The State of the Economy report of the Reserve Bank of India (RBI) on Thursday warned of asset price bubbles arising out of excess liquidity in the banking system due to weak credit standards, while commenting on its recent incremental cash reserve ratio (I-CRR) mandate. Went. Bank.
During the August review of monetary policy, the RBI mandated scheduled banks to maintain an additional 10 per cent CRR on the increase in their net demand and time liabilities (NDTL) between May 19, 2023, and July 28, 2023. The I-CRR mandate came into effect from August 12 and the decision will be reviewed on or before September 8.
The report noted that some recent developments, including the massive withdrawal of ~2000 banknotes as deposits, have disproportionately expanded liquidity, creating some dissonance with the disinflationary stance of monetary policy, while interest rates have The period structure has hindered the transmission of policy impulses. Rates.
“The lack of liquidity also has implications for financial stability in the form of potential asset price bubbles and weakening of lending standards,” the report said.
The report, written by RBI staff including Deputy Governor MD Patra, said, “As the banking system engages in absorbing this excess liquidity in prudent credit expansion, it is necessary to prevent surplus liquidity from temporarily slipping through the cracks.” “
Also, the report states that the I-CRR decision will forfeit some of the surplus while leaving enough liquidity in the system for normal banking business.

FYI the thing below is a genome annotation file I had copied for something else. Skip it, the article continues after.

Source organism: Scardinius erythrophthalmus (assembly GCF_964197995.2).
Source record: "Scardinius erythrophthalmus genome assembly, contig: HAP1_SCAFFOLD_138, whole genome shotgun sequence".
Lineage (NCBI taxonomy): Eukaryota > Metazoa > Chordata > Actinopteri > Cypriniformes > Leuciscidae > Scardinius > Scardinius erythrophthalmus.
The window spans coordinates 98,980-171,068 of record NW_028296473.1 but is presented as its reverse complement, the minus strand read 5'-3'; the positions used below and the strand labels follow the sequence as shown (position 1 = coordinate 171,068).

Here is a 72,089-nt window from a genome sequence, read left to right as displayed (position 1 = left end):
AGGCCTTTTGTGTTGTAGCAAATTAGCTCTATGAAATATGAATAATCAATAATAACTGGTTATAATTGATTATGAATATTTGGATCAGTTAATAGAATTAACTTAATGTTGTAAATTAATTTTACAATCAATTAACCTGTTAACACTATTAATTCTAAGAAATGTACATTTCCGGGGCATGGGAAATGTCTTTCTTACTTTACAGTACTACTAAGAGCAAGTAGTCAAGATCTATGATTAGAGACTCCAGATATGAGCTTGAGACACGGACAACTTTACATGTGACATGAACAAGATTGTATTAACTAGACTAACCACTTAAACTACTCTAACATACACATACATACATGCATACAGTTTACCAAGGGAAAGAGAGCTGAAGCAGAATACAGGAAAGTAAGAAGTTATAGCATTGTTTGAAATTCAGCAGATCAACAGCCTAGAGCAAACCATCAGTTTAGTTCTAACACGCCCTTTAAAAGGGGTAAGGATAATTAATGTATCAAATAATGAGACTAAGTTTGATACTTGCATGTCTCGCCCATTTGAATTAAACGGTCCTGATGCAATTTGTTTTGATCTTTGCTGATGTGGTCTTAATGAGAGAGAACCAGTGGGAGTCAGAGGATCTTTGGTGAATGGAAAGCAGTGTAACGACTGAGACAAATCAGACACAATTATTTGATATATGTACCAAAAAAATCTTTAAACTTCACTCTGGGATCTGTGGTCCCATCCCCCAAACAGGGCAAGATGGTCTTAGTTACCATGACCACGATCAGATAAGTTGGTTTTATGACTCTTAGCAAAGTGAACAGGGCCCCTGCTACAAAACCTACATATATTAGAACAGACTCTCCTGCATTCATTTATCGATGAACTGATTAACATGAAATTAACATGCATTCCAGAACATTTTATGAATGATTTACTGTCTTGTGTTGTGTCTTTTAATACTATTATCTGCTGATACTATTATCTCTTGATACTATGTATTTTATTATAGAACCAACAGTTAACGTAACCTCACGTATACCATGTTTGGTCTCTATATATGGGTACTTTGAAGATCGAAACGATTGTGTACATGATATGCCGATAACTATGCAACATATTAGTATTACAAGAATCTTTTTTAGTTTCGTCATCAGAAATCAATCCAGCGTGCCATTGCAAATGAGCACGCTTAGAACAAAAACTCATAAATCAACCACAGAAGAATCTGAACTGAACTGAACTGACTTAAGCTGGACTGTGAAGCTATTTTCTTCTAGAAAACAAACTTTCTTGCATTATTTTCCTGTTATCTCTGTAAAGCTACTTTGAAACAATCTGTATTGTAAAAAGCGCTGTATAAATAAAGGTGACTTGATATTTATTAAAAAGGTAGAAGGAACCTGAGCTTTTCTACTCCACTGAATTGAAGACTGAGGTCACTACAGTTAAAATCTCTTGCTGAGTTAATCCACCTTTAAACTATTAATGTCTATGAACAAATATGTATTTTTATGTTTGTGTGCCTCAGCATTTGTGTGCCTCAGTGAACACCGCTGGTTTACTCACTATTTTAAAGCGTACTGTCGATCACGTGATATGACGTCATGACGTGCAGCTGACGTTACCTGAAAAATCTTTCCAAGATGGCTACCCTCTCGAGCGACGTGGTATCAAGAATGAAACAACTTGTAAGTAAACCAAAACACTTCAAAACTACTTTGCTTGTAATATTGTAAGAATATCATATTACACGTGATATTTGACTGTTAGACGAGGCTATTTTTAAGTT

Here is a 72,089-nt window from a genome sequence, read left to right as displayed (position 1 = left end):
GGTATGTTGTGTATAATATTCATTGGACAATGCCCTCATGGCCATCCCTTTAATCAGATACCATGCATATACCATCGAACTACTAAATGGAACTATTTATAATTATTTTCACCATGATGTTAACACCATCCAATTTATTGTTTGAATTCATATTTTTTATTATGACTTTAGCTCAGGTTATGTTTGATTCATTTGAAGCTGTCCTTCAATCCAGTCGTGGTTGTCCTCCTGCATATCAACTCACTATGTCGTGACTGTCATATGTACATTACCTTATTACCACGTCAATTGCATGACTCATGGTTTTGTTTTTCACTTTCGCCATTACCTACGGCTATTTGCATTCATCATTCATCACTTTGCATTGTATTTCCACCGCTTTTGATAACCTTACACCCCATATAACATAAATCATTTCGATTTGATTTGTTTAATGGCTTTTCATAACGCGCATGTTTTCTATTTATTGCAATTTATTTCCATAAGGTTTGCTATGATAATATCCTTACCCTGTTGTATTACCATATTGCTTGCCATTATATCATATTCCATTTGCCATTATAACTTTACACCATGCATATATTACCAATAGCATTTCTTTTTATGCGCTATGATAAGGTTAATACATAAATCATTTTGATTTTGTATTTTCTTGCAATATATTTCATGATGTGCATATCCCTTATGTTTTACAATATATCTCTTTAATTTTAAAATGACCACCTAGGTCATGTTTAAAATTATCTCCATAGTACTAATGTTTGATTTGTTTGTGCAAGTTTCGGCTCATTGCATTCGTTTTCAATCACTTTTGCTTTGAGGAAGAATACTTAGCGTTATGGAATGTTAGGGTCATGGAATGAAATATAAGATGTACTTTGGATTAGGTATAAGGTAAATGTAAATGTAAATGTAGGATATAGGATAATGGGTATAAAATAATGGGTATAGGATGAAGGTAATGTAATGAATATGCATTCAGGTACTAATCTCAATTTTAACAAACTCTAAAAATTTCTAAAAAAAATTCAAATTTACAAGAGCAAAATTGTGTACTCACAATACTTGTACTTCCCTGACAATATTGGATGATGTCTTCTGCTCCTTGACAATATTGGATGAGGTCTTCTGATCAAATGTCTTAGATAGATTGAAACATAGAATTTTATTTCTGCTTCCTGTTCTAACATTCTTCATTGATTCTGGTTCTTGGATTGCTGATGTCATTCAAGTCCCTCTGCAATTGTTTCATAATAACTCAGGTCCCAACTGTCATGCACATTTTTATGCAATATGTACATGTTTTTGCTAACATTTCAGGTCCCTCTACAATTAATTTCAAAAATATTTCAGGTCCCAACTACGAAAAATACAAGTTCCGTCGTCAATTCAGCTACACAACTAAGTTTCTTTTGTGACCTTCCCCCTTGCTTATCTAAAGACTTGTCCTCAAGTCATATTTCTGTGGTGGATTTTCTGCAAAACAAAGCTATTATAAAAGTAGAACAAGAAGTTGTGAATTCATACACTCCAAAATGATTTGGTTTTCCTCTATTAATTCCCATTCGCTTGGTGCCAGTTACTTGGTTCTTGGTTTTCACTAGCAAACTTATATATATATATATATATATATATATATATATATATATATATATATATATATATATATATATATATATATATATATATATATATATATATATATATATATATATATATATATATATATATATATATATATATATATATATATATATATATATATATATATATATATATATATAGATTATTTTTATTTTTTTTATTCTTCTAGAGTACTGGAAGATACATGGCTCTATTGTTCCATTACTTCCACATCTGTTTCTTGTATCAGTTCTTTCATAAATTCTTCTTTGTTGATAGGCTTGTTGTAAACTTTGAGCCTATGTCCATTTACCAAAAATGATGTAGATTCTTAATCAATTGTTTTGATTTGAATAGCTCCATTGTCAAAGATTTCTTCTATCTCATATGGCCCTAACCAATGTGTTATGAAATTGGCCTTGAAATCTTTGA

The intention of the I-CRR mandate, which is said to be temporary, is to return the seized funds ahead of the advance tax outflow from the banking system and before the surge in demand for bank credit that typically characterizes the second half. year, it said.
In the context of retail inflation rising to a 15-month high in July, the report said, “The sensitivity of the economy to repeated shocks in prices of vegetables, especially before and during the monsoon, transportation Major reforms are needed in the perishable supply chains that cover networks, warehousing and storage technologies, and value addition processes that reduce the amplitude of these fluctuations.
“As the spike in inflation in June turned into July, the unprecedented shock in tomato prices spilled over to prices of other vegetables as well,” the report said.
Noting that core inflation moderated in July, the report said the phenomenon of supply shocks has not abated – “increase in vegetable prices has percolated through the first half of August”.
Accordingly, it added that headline inflation is expected to average above 6 per cent in Q2. In the August monetary policy review, inflation for the July-September period was estimated at 6.2 per cent.
The high-frequency food price data for August (up to 14th) showed that prices of cereals and pulses continued to rise in the month, the report said.
While edible oil prices continued to decline in July-August, tomato prices on an average have registered a further increase in August so far, although recent data indicate some moderation in prices. The prices of onion and potato also registered a gradual increase.
It added, “It is noteworthy that despite the sharp rise in inflation, stagflation risks remain low at the present time.”